MADISON (WKOW) -- It has been a month of uncertainty for 1,148 renters in Madison, who were bracing for a hefty, and perhaps unpayable rent increase.
"It's like it doubled, so I though it was a mistake," Barbara Zimmerman told 27 News on July 9, about a week after she received a letter from the city's housing authority, explaining money for the Section 8 program was down, so her portion of rent would go up $143 a month. She only had $200 to spare.
Then that shock turned into relief. U.S. Representative Tammy Baldwin (D-Madison) and city officials announced Friday morning an infusion of $600,000 into the program, designed to give housing vouchers for portions of rent to poor, disabled, and elderly residents.
The money will fill the hole created in the city's Section 8 program after a funding formula suddenly changed.
"In many cases, we understand these increases in rent would have challenged their ability to remain in their apartments, and so this is incredible news," said Baldwin.
"I couldn't believe it," said Zimmerman on Friday. "Happy camper."
She said after "groceries, clothes, travel, whatever else comes up, medications," she has very little if any money left if the rent increase were to be permanent.
Although for her, and others in her shoes, the emergency money came too late for August. The rent did increase at the first of this month, but it will reset back to normal the next month.
"Our intention right now is to move forward on September 1, and take a look at August later," said Tom Conrad, the manager of Madison's Section 8 program. He said after expenses become firmed up later in the year, the issue of how to repay renters for their August payments will become clearer then.
Regardless, Friday's news was welcomed by Zimmerman, as she and others were faced with moving to somewhere less expensive and less secure.
"I didn't want to move into housing where I had neighbors shooting each other, things like that," she said.
The infusion of $600,000 will come from an administrative fund that was set up at the federal department of Housing and Urban Development, according to Baldwin.
Around the country, she said about 17-percent of housing authorities faced the same, sudden shortfalls.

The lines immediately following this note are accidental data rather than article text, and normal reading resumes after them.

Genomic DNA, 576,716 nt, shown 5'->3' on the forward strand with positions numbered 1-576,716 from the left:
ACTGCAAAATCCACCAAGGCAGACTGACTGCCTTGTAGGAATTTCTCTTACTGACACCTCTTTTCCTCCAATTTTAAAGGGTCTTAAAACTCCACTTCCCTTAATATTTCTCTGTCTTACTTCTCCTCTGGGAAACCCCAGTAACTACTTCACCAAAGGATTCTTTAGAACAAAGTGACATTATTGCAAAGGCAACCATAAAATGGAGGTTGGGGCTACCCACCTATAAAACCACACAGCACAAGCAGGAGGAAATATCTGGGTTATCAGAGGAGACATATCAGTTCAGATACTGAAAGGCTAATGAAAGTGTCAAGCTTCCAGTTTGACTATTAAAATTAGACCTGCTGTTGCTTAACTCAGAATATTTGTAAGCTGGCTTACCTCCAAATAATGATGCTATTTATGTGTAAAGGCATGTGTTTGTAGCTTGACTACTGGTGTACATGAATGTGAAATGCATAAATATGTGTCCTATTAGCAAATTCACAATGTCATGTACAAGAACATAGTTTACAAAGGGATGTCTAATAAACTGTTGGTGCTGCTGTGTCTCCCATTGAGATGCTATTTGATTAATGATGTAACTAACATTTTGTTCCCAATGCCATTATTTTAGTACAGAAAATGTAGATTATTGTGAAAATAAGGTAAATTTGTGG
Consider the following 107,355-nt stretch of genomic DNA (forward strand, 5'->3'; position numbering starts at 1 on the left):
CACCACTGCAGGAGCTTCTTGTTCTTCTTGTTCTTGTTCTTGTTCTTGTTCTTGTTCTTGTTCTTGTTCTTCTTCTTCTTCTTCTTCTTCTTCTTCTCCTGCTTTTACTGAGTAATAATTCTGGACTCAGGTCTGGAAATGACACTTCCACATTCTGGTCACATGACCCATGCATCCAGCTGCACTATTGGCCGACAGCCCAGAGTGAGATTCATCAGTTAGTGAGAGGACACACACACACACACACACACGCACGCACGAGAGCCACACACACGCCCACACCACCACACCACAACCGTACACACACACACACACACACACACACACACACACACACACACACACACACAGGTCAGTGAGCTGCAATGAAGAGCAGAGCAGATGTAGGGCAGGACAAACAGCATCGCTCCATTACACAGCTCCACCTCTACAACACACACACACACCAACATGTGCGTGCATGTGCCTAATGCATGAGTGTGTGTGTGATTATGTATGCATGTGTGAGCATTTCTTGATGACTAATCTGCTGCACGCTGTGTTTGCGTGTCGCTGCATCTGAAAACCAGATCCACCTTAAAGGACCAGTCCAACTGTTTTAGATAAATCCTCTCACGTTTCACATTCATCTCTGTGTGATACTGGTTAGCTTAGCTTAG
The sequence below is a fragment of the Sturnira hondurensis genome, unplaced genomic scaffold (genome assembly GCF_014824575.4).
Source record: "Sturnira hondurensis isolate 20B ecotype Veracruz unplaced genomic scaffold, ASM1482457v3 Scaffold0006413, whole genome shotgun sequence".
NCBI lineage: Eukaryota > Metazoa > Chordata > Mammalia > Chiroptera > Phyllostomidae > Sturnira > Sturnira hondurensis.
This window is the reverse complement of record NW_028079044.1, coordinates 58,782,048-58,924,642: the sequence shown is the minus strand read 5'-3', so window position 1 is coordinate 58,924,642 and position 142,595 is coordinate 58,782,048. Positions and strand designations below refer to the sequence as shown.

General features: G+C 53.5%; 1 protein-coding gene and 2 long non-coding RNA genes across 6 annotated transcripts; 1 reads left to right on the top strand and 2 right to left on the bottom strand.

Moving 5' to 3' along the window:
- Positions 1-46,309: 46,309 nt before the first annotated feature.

Baldwin said communication and planning between HUD and cities needs to be improved, so the same thing doesn't happen again. Reasons for the sudden gap of $578,000 in Madison's $10.2 million program included putting a budget together later than normal, and a funding forumla change on the federal level that switched from a fiscal year to a calendar year.
Baldwin said the struggling economy, however, will continue making it a challenge to estimate revenue and expenses for the program, because more tenants than usual are keeping their vouchers through the recession.
Email Carl Agnelly at firstname.lastname@example.org
MADISON (WKOW) -- More than 1,100 renters in the city of Madison who used a government subsidized Section 8 voucher program can take a sigh of relief.
Friday, Mayor Dave Cieslewicz, Congresswoman Tammy Baldwin and other city officials announced an emergency infusion of $600,000 from the federal Department of Housing and Urban Development (HUD) to fill a shortfall in the $10.2 million program.
In late June, 1,148 of the 1,500 participating renters received letters from Madison's Housing Authority that a change in the funding formula would result in a reduction in their voucher amounts, meaning they would have to pay a higher portion of rent. Those changes took effect August 1.
After today's announcement, rent values will revert to earlier levels beginning September 1.
Carl Agnelly is speaking with one recipient who couldn't be more thankful to hear today's news, tonight on 27 News at 5:00 and 6:00.